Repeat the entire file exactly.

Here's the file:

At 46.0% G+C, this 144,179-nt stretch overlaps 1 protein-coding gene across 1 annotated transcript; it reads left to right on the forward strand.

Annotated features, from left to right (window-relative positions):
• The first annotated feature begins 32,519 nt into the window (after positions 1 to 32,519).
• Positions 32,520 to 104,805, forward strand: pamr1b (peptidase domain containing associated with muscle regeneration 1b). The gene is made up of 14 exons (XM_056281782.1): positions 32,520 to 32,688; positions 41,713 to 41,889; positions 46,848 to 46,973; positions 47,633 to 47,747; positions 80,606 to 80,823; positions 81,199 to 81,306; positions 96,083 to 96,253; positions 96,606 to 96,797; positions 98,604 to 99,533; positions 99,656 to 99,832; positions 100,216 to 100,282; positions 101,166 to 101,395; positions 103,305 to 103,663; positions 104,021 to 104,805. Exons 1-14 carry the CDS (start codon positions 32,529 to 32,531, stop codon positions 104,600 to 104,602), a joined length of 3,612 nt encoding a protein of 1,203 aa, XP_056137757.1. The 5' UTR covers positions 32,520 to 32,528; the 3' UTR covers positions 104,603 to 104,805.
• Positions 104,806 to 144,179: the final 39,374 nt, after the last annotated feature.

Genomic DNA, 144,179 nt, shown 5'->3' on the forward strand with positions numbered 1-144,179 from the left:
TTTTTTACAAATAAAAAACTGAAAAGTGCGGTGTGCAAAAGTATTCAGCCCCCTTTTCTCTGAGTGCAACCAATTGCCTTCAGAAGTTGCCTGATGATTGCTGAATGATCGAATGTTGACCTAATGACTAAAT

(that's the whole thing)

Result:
At 46.0% G+C, this 144,179-nt stretch overlaps 1 protein-coding gene across 1 annotated transcript; it reads left to right on the forward strand.

Annotated features, from left to right (window-relative positions):
• The first annotated feature begins 32,519 nt into the window (after positions 1 to 32,519).
• Positions 32,520 to 104,805, forward strand: pamr1b (peptidase domain containing associated with muscle regeneration 1b). The gene is made up of 14 exons (XM_056281782.1): positions 32,520 to 32,688; positions 41,713 to 41,889; positions 46,848 to 46,973; positions 47,633 to 47,747; positions 80,606 to 80,823; positions 81,199 to 81,306; positions 96,083 to 96,253; positions 96,606 to 96,797; positions 98,604 to 99,533; positions 99,656 to 99,832; positions 100,216 to 100,282; positions 101,166 to 101,395; positions 103,305 to 103,663; positions 104,021 to 104,805. Exons 1-14 carry the CDS (start codon positions 32,529 to 32,531, stop codon positions 104,600 to 104,602), a joined length of 3,612 nt encoding a protein of 1,203 aa, XP_056137757.1. The 5' UTR covers positions 32,520 to 32,528; the 3' UTR covers positions 104,603 to 104,805.
• Positions 104,806 to 144,179: the final 39,374 nt, after the last annotated feature.

Genomic DNA, 144,179 nt, shown 5'->3' on the forward strand with positions numbered 1-144,179 from the left:
TTTTTTACAAATAAAAAACTGAAAAGTGCGGTGTGCAAAAGTATTCAGCCCCCTTTTCTCTGAGTGCAACCAATTGCCTTCAGAAGTTGCCTGATGATTGCTGAATGATCGAATGTTGACCTAATGACTAAAT